Wrap this call in #if !DEBUG directive if you want.


How does it work?

I followed Rolf's suggestion:

One possible solution is to allow mono to handle all SIGSEGV signals (technically speaking the crash reporting lib should either not handle the SIGSEGV signal, or it should chain to mono's handler and not do any processing by itself). If mono determines that the SIGSEGV signal is not from managed code (i.e. something very bad happened), it will raise a SIGABORT signal (which the crash reporting lib should already handle and treat as a crash). As you can understand this is something that has to be done in the crash reporting library.

And Landon Fuller's Objective C implementation:

#import <signal.h>

@implementation AppDelegate

- (BOOL)application:(UIApplication *)application didFinishLaunchingWithOptions:(NSDictionary *)launchOptions {
    /* Save Mono's signal handler actions */
    struct sigaction sigbus_action, sigsegv_action;
    sigaction(SIGBUS, NULL, &sigbus_action);
    sigaction(SIGSEGV, NULL, &sigsegv_action);

    // Enable the crash reporter here. Ie, [[PLCrashReporter sharedReporter] enableCrashReporterAndReturnError:],
    // or whatever is the correct initialization mechanism for the crash reporting service you're using

    /* Restore Mono's signal handlers */
    sigaction(SIGBUS, &sigbus_action, NULL);
    sigaction(SIGSEGV, &sigsegv_action, NULL);

    return YES;
}

I used Banshee source code as a reference point for how to call sigaction from MonoTouch.

Hope it helps!

  • @Nic I just followed Landon's and Rolf's suggestions so credit goes to them! – Dan Abramov Jan 24 '13 at 16:23
  • This is great! I was using testflight before but removed it for this reason. Looking forward to getting proper in-the-wild crash reporting again. – Dermot Apr 25 '13 at 14:58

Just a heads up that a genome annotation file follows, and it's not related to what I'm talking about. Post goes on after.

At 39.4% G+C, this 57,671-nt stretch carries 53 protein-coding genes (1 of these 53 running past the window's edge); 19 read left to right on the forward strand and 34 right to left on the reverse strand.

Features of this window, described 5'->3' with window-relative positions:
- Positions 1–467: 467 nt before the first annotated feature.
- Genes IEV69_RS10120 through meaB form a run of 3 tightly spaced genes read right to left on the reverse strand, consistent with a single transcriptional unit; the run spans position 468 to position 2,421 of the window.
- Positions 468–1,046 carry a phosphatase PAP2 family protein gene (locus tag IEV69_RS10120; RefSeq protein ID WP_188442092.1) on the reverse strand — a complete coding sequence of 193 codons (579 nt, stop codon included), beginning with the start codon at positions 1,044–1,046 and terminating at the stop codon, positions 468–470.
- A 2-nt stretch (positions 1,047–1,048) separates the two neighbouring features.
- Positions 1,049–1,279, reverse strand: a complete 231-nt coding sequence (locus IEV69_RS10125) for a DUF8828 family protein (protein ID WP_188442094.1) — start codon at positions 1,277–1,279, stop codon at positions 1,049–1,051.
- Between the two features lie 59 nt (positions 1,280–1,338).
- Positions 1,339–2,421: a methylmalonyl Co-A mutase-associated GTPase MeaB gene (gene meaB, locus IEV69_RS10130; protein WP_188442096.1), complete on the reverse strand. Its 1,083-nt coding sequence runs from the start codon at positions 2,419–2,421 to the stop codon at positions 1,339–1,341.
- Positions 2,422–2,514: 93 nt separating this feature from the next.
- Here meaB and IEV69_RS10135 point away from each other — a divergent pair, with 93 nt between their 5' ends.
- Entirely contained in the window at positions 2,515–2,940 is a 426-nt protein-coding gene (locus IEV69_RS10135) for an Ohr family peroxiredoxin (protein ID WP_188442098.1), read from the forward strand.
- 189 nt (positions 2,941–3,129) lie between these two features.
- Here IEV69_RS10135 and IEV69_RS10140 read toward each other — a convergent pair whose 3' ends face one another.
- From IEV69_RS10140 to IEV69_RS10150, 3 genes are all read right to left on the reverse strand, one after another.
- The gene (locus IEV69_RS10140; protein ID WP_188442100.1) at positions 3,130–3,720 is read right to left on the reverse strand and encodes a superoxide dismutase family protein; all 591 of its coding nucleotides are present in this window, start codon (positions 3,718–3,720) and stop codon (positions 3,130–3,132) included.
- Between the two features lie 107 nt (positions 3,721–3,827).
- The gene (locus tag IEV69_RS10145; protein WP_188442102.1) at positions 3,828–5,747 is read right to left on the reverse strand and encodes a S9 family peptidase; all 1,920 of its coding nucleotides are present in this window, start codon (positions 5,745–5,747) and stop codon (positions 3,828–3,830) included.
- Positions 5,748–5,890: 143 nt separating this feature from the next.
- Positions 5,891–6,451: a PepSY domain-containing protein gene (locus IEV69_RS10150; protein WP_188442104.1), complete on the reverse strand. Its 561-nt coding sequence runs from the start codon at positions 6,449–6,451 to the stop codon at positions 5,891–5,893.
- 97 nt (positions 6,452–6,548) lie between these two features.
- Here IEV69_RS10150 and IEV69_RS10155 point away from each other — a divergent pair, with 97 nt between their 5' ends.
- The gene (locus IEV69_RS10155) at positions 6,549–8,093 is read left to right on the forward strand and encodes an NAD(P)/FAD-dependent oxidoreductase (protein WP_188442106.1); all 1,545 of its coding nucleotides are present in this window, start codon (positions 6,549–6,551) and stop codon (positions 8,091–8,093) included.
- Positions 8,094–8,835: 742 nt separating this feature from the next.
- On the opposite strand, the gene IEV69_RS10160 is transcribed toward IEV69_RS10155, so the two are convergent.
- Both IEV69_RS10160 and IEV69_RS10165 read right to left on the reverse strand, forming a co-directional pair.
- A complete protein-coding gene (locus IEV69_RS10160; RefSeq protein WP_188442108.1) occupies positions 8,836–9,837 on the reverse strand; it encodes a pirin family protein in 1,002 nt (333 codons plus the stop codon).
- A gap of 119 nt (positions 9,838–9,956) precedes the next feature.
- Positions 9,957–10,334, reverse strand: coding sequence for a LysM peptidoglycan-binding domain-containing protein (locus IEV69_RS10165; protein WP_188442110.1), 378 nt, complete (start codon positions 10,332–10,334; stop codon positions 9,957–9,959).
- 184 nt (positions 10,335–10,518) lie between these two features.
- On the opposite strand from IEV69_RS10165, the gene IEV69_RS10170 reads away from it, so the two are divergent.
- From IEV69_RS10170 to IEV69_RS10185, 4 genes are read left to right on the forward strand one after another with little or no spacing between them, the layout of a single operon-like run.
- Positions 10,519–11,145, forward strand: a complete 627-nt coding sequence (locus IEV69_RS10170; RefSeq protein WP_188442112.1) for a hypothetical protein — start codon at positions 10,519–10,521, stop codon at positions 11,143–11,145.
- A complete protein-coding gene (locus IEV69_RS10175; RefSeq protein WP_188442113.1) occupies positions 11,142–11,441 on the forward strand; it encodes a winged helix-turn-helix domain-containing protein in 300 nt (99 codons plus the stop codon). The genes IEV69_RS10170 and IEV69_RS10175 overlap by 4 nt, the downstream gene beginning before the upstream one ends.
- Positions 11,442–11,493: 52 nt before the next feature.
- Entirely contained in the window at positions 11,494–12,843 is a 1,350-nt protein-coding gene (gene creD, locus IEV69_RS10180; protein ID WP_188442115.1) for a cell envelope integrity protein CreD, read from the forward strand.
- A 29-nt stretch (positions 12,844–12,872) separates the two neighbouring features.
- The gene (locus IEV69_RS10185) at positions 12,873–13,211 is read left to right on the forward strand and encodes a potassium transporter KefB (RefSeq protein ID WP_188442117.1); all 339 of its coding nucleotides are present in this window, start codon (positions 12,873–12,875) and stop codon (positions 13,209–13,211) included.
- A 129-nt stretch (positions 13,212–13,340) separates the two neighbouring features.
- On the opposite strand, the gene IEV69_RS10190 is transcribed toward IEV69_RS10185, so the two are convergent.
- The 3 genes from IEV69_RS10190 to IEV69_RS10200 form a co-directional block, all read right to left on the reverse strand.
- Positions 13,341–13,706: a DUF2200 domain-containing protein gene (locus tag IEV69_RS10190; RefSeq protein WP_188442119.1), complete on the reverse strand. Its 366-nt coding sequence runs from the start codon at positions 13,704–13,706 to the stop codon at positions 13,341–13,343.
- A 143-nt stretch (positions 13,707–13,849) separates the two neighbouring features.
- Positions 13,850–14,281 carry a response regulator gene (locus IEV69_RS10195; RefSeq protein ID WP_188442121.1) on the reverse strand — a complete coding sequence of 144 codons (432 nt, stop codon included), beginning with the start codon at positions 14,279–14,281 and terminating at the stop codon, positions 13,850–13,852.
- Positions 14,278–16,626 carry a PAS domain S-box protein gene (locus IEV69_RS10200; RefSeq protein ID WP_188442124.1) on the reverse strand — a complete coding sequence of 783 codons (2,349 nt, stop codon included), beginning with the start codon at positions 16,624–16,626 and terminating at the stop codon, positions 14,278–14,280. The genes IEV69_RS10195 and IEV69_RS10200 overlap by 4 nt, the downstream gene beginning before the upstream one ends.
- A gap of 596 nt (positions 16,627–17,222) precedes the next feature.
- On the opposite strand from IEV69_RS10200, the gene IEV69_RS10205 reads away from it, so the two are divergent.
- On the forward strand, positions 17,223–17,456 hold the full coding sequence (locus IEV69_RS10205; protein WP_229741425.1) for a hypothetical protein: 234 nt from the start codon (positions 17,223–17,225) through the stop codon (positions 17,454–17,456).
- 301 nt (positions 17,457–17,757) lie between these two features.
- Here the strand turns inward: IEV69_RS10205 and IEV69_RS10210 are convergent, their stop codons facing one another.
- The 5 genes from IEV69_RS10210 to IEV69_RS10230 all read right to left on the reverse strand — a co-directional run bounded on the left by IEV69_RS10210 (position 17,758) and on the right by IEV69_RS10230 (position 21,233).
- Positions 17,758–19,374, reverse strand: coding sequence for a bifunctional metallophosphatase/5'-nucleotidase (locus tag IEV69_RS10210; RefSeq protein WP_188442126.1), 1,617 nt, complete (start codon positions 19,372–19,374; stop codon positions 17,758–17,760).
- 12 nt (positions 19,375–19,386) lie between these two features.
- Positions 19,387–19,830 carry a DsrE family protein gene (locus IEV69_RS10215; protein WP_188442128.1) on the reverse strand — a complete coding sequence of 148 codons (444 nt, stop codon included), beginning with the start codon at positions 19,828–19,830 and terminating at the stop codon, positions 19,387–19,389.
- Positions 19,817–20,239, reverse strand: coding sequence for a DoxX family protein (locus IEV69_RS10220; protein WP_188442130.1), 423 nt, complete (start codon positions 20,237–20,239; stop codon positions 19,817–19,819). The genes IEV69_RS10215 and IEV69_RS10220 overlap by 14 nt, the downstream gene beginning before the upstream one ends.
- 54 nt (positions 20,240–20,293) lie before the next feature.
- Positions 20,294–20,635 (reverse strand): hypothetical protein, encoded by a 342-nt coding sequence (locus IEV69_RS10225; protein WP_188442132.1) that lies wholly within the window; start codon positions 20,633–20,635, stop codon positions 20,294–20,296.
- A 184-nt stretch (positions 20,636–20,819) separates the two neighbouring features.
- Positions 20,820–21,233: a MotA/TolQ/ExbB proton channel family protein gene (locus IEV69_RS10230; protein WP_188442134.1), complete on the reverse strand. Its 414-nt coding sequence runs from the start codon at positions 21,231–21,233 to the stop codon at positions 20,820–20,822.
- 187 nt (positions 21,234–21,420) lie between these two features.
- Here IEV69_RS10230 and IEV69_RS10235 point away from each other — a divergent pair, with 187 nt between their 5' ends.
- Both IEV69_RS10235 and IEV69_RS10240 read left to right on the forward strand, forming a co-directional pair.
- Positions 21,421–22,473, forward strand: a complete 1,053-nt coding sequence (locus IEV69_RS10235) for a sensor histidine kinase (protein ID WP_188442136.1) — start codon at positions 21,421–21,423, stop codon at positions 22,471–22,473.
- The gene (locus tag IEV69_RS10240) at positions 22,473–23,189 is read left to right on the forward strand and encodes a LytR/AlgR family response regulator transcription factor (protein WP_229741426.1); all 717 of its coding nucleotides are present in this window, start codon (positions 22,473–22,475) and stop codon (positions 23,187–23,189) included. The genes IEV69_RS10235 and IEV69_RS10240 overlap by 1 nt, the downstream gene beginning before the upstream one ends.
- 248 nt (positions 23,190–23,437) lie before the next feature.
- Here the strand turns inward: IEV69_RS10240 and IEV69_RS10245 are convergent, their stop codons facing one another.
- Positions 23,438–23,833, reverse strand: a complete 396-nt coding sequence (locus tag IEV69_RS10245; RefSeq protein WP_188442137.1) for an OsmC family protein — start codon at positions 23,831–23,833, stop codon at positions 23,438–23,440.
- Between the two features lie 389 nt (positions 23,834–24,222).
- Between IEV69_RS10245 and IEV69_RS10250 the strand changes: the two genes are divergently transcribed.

• Thanks very much for this, I wish it was more widely known, it would have saved me a lot of hassle – MarkDaniel Aug 12 '13 at 11:32
  • I tried it with Xamarin.Insights but it doesn't work, still I get app crashes. – Peyman Jan 8 '15 at 22:36
  • @Peyman It's been a while so I can't guarantee the answer is still accurate. You should file an issue on their Bugzilla. – Dan Abramov Jan 9 '15 at 0:30
4

Starting with Xamarin.iOS 10.4 there's now a supported way of doing this:

static void EnableCrashReporting ()
{
    try {
    } finally {
        Mono.Runtime.RemoveSignalHandlers ();
        try {
            EnableCrashReportingUnsafe ();
        } finally {
            Mono.Runtime.InstallSignalHandlers ();
        }
    }
}

static void EnableCrashReportingUnsafe ()
{
    // Run your crash reporting library initialization code here--
    // this example uses HockeyApp but it should work well
    // with TestFlight or other libraries.

    // Verify in documentation that your library of choice
    // installs its sigaction hooks before leaving this method.

    // Have in mind that at this point Mono will not handle
    // any NullReferenceExceptions, if there are any 
    // NullReferenceExceptions on any thread (not just the current one),
    // then the app will crash.

    var manager = BITHockeyManager.SharedHockeyManager;
    manager.Configure (HockeyAppId, null);
    manager.StartManager ();
}
  • what is the purpose of the empty try{}finally{ ? – David Riha Jan 30 at 10:55
  • @DavidRiha: It's to ensure the code won't be interrupted, because the mono runtime won't interrupt any code in a finally clause (if for instance another thread did a Thread.Abort (), that Abort call would only abort execution after the finally finished executing). – Rolf Bjarne Kvinge Feb 8 at 18:04